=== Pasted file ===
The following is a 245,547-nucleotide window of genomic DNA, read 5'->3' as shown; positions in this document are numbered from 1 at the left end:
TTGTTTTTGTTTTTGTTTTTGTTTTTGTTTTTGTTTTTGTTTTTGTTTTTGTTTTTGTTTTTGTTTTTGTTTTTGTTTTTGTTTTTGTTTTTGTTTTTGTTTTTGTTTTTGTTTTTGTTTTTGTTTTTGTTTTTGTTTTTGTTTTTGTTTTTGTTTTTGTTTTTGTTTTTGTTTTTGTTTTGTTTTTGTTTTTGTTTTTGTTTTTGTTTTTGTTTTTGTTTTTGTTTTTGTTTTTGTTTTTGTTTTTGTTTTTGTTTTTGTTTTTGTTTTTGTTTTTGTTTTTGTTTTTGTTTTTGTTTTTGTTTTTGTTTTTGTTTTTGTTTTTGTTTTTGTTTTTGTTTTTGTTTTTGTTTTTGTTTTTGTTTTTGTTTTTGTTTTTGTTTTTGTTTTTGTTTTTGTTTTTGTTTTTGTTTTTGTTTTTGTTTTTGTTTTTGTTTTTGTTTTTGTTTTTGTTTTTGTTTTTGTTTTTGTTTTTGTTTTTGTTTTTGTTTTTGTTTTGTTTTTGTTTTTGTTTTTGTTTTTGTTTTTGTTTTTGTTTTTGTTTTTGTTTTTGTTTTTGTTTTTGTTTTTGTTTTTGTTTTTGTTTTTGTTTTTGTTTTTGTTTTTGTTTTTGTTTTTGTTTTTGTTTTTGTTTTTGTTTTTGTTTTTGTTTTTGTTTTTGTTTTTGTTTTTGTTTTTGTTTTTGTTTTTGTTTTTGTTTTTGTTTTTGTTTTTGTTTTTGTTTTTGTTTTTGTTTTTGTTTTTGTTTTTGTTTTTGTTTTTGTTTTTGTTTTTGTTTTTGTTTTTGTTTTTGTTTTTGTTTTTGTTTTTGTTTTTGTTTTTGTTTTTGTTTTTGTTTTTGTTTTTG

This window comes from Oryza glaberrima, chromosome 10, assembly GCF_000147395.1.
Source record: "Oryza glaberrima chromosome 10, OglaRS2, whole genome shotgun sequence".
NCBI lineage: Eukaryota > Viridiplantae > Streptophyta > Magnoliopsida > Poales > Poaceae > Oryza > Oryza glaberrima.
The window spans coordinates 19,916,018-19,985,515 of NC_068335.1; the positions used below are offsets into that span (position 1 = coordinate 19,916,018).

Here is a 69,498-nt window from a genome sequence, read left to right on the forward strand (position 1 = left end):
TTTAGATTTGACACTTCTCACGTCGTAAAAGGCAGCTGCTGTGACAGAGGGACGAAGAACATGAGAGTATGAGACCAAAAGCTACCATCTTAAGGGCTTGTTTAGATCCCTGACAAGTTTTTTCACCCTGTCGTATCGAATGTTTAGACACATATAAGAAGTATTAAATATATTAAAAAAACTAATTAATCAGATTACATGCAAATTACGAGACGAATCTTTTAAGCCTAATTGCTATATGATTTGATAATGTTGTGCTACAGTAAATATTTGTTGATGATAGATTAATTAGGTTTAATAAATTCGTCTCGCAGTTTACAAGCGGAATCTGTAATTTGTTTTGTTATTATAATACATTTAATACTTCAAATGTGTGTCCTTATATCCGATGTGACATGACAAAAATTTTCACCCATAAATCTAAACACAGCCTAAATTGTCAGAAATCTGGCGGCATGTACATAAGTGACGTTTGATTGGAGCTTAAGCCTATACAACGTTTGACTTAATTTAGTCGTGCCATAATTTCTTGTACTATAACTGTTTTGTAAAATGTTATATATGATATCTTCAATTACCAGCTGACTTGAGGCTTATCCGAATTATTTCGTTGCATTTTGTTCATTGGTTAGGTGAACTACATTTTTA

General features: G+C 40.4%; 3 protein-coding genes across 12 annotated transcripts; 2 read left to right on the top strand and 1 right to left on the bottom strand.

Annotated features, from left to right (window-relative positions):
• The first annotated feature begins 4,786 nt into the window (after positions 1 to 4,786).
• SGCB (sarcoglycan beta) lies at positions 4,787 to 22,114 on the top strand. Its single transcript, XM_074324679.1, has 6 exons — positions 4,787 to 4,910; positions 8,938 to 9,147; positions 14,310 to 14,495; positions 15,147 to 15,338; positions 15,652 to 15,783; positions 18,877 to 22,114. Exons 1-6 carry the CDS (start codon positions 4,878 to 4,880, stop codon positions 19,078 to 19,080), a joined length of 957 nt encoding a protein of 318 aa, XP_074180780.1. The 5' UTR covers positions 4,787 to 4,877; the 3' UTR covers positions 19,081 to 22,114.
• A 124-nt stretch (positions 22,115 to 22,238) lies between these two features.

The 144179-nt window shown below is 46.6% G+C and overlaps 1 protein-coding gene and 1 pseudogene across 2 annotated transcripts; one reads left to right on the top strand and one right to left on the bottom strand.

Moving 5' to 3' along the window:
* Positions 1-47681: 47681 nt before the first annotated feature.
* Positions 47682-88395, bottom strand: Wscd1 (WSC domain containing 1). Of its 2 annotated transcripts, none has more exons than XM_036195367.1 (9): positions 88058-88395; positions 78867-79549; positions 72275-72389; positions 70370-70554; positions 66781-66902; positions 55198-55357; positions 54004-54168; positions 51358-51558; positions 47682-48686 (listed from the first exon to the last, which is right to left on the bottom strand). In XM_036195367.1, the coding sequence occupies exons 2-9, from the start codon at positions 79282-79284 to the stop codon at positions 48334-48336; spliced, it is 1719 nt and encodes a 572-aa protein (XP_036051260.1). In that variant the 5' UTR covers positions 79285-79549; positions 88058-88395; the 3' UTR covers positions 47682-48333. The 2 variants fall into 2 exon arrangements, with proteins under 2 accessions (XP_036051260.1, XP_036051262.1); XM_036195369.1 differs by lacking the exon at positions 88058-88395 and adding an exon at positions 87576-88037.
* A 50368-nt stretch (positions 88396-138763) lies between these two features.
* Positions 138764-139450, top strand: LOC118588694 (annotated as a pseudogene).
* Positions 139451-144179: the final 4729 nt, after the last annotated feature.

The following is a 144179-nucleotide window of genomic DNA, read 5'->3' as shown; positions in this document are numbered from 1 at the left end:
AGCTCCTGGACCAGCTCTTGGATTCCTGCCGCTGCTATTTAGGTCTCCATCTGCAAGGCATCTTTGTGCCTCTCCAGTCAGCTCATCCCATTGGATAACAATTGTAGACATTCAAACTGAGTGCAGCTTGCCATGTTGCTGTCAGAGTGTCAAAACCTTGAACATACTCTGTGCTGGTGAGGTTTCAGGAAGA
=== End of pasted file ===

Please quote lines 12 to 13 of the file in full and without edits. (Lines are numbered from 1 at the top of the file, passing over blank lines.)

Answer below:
• SGCB (sarcoglycan beta) lies at positions 4,787 to 22,114 on the top strand. Its single transcript, XM_074324679.1, has 6 exons — positions 4,787 to 4,910; positions 8,938 to 9,147; positions 14,310 to 14,495; positions 15,147 to 15,338; positions 15,652 to 15,783; positions 18,877 to 22,114. Exons 1-6 carry the CDS (start codon positions 4,878 to 4,880, stop codon positions 19,078 to 19,080), a joined length of 957 nt encoding a protein of 318 aa, XP_074180780.1. The 5' UTR covers positions 4,787 to 4,877; the 3' UTR covers positions 19,081 to 22,114.
• A 124-nt stretch (positions 22,115 to 22,238) lies between these two features.